In Georgia, digital services don’t end at IT consultations and website updates. Instead, they’ve prioritized a human-centric experience.
A city can consider itself successful only when it provides opportunities for all its citizens to have access to mobility, public health, learning and housing, while taking care of the environment.
In a world where there is literally nothing I cannot learn from my smartphone, I expect my government to be connected too. In doing this, it is important that governments continue to find the sweet spot between innovation and security without compromising accessibility and efficiency.
Inspired by customer expectations and feedback the 311 community continues to increase connectivity options. Today’s users access 311 through kiosks, chat, text, online, mobile applications, email, artificial intelligence, and social media.
Cybersecurity and the citizen experience (CX) present a balancing act for agencies as although both are important, they’re often short on money and time.
Hybrid clouds bridge the gap between legacy and modern IT systems by combining data from both. This gives agencies the best of both worlds on their IT.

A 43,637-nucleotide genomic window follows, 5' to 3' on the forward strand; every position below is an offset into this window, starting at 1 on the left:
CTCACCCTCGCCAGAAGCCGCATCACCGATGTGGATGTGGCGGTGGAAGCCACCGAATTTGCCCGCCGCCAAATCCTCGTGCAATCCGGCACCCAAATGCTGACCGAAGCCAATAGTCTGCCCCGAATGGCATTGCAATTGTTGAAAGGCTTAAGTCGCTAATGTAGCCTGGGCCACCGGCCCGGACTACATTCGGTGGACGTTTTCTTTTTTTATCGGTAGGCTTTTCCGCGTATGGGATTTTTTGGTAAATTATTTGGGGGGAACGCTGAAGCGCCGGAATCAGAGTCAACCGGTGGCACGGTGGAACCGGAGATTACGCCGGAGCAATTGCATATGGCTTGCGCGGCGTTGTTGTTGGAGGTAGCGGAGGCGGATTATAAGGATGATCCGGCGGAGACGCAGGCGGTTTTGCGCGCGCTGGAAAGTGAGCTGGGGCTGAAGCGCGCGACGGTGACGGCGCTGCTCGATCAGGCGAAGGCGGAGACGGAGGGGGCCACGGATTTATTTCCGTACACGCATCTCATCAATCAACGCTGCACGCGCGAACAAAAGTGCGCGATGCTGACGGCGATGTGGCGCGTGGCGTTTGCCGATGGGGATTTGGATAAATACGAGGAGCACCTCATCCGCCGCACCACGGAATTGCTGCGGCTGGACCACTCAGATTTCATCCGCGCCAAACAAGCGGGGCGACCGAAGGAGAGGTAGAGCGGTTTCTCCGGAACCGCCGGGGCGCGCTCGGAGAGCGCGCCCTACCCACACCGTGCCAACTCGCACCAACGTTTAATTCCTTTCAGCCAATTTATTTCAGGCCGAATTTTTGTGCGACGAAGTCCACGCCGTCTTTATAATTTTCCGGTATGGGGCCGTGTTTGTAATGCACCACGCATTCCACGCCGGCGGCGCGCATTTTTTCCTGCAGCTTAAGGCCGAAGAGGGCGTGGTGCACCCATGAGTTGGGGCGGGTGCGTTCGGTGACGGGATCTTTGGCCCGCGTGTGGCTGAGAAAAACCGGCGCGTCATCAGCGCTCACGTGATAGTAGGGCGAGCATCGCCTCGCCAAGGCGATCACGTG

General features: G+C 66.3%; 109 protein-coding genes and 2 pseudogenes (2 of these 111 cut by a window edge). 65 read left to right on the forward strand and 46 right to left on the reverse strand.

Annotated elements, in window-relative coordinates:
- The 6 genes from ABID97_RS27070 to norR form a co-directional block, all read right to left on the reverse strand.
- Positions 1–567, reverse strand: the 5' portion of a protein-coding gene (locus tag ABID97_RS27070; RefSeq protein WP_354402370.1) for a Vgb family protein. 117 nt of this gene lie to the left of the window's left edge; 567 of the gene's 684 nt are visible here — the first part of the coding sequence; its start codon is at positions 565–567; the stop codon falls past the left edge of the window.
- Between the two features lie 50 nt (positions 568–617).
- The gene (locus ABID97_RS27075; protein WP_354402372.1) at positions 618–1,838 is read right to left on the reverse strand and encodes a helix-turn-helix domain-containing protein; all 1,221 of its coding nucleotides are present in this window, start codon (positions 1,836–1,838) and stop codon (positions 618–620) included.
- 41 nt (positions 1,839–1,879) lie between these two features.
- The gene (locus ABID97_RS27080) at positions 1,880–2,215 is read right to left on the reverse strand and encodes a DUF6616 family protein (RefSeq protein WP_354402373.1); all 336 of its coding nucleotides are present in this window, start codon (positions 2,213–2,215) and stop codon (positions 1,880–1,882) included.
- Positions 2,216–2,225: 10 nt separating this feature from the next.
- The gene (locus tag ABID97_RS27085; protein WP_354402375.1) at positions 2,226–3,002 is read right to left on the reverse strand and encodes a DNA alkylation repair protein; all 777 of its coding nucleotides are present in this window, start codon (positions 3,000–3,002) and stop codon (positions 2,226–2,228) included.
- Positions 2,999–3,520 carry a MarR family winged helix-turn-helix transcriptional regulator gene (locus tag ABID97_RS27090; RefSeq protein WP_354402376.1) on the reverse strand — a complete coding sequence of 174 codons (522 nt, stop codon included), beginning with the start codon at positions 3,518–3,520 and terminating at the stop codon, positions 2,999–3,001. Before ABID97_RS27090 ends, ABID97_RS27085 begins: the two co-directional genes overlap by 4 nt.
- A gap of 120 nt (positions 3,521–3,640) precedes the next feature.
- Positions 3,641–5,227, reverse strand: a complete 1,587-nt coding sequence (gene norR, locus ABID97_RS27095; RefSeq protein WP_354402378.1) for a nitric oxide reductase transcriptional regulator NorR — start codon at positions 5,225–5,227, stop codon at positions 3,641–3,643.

Recent initiatives suggests that the federal government is more focused on strengthening the customer experience (CX) it provides than ever before.
The public sector is full of buzzwords. Blockchain. AI. Agile. Machine Learning. Human-centered design. Sometimes these words are more fluff than substance. But when these technologies and approaches are implemented thoughtfully and effectively, they transcend mere buzz and can actually lead to successful outcomes. This has been my experience with human-centered design.
USAJobs has become synonymous with a poor customer experience (CX) despite their repeated efforts to improve, but prioritizing human emotion could be the key to improving CX.
Your best resources for change and information aren’t money or time, it’s citizen ideas.